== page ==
Even the devil himself contributes in some way to the glory of God, though contrary to his wish.
From the presence of the terror of Jehovah, and from the glory of his majesty. What he adds about the terror of God must be understood to mean that terror which was thrown into them by the Chaldeans and Assyrians, whose hand he called a little before, and now also calls, the glory of God; for God employed their agency to chastise his people. Although they were wicked and treacherous, yet they promoted the glory of God; for even the devil himself contributes in some way to the glory of God, though contrary to his wish. Thus he speaks of the Assyrians and Chaldeans, because in the punishments which the Lord will inflict on the Jews by their agency we may behold his glory.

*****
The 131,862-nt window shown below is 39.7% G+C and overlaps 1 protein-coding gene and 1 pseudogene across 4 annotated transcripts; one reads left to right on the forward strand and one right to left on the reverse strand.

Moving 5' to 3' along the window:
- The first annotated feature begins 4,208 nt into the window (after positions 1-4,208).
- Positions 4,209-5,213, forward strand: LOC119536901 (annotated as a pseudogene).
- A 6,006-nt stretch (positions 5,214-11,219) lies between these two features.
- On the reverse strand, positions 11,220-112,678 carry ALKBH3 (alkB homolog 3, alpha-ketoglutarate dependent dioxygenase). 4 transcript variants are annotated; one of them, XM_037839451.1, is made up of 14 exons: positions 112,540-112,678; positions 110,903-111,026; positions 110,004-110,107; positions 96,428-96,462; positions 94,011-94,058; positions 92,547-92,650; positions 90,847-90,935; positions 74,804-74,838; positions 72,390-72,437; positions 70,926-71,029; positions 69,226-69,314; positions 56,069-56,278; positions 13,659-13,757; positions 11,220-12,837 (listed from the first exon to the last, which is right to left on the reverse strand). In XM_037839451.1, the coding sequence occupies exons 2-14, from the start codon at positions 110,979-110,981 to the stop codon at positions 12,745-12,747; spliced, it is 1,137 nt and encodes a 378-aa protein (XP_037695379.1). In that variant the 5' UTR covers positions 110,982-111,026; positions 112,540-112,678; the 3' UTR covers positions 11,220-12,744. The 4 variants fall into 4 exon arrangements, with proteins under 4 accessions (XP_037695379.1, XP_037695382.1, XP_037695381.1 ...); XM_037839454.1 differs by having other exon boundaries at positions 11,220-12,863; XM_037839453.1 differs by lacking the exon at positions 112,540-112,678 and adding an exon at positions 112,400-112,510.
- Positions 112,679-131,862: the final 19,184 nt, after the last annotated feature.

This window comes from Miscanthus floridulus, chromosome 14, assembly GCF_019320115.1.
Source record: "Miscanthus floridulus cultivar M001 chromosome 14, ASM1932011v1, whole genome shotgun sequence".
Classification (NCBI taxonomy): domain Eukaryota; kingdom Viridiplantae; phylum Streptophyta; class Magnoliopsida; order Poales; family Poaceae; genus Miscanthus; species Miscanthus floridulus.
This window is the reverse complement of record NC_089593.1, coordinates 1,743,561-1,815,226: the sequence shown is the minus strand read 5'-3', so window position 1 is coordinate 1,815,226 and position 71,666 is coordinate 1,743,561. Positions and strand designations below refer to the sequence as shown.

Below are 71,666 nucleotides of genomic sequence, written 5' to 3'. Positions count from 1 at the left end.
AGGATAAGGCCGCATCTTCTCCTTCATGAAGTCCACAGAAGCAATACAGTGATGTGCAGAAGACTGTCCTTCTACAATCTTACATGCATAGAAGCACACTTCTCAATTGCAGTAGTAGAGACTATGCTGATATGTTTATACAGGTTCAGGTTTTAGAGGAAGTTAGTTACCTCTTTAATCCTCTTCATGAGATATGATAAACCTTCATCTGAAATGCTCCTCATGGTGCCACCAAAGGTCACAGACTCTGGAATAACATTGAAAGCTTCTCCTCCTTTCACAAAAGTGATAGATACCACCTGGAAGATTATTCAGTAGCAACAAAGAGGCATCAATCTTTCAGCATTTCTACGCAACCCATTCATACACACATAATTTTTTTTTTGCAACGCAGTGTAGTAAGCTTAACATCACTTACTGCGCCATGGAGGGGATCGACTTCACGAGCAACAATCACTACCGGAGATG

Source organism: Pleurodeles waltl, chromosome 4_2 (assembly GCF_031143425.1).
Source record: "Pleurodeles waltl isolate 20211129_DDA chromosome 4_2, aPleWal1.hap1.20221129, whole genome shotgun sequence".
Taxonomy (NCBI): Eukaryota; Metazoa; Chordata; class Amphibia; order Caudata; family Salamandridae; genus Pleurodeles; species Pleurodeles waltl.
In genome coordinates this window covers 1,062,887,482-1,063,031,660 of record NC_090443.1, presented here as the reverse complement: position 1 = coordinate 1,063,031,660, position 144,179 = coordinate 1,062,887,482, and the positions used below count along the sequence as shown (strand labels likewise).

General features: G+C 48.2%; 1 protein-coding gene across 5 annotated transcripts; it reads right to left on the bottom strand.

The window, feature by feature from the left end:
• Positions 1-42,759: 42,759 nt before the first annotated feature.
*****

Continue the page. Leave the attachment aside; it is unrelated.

Calvin, J., & Pringle, W. (2010). Commentary on the Book of the Prophet Isaiah (Vol. 1, p. 117). Bellingham, WA: Logos Bible Software.
- Even the devil himself contributes in some way to the glory of God, though contrary to his wish.
- God is the Creator of the wicked, not of their wickedness; He is the Author of their being, but not the Infuser of their sin.
- Fatalism has no place for a personal God.
- How unworthy is it for dust and ashes, kneaded together in time, to strut against the Father of eternity! Much more unworthy for that which is nothing, worse than nothing, to quarrel with that which is only being, and equal himself with him that inhabits eternity.
- God is the most simple being; for that which is first in nature, having nothing beyond it, cannot by any means be thought to be compounded.